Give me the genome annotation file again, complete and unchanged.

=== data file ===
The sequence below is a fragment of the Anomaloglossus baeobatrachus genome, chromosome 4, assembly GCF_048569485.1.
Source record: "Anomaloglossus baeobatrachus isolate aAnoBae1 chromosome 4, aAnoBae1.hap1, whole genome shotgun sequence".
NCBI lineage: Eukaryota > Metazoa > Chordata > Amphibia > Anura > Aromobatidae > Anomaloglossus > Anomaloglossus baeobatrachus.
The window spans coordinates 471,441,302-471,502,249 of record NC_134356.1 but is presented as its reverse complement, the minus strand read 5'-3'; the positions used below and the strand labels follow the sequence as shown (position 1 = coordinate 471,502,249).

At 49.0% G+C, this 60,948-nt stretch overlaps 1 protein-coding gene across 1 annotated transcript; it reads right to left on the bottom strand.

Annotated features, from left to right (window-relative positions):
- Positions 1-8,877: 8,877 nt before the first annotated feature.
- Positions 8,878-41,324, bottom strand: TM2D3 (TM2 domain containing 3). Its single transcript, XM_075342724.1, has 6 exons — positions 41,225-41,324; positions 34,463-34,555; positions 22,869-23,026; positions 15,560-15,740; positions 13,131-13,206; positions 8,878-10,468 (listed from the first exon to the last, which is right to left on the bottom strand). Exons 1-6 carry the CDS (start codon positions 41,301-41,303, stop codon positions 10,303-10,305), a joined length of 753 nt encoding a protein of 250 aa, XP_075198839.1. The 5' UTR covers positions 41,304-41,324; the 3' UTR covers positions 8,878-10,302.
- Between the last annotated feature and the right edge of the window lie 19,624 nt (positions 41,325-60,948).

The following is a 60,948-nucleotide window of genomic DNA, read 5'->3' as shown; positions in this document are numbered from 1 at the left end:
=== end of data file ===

The sequence below is a fragment of the Anomaloglossus baeobatrachus genome, chromosome 4, assembly GCF_048569485.1.
Source record: "Anomaloglossus baeobatrachus isolate aAnoBae1 chromosome 4, aAnoBae1.hap1, whole genome shotgun sequence".
NCBI lineage: Eukaryota > Metazoa > Chordata > Amphibia > Anura > Aromobatidae > Anomaloglossus > Anomaloglossus baeobatrachus.
The window spans coordinates 471,441,302-471,502,249 of record NC_134356.1 but is presented as its reverse complement, the minus strand read 5'-3'; the positions used below and the strand labels follow the sequence as shown (position 1 = coordinate 471,502,249).

At 49.0% G+C, this 60,948-nt stretch overlaps 1 protein-coding gene across 1 annotated transcript; it reads right to left on the bottom strand.

Annotated features, from left to right (window-relative positions):
- Positions 1-8,877: 8,877 nt before the first annotated feature.
- Positions 8,878-41,324, bottom strand: TM2D3 (TM2 domain containing 3). Its single transcript, XM_075342724.1, has 6 exons — positions 41,225-41,324; positions 34,463-34,555; positions 22,869-23,026; positions 15,560-15,740; positions 13,131-13,206; positions 8,878-10,468 (listed from the first exon to the last, which is right to left on the bottom strand). Exons 1-6 carry the CDS (start codon positions 41,301-41,303, stop codon positions 10,303-10,305), a joined length of 753 nt encoding a protein of 250 aa, XP_075198839.1. The 5' UTR covers positions 41,304-41,324; the 3' UTR covers positions 8,878-10,302.
- Between the last annotated feature and the right edge of the window lie 19,624 nt (positions 41,325-60,948).

The following is a 60,948-nucleotide window of genomic DNA, read 5'->3' as shown; positions in this document are numbered from 1 at the left end: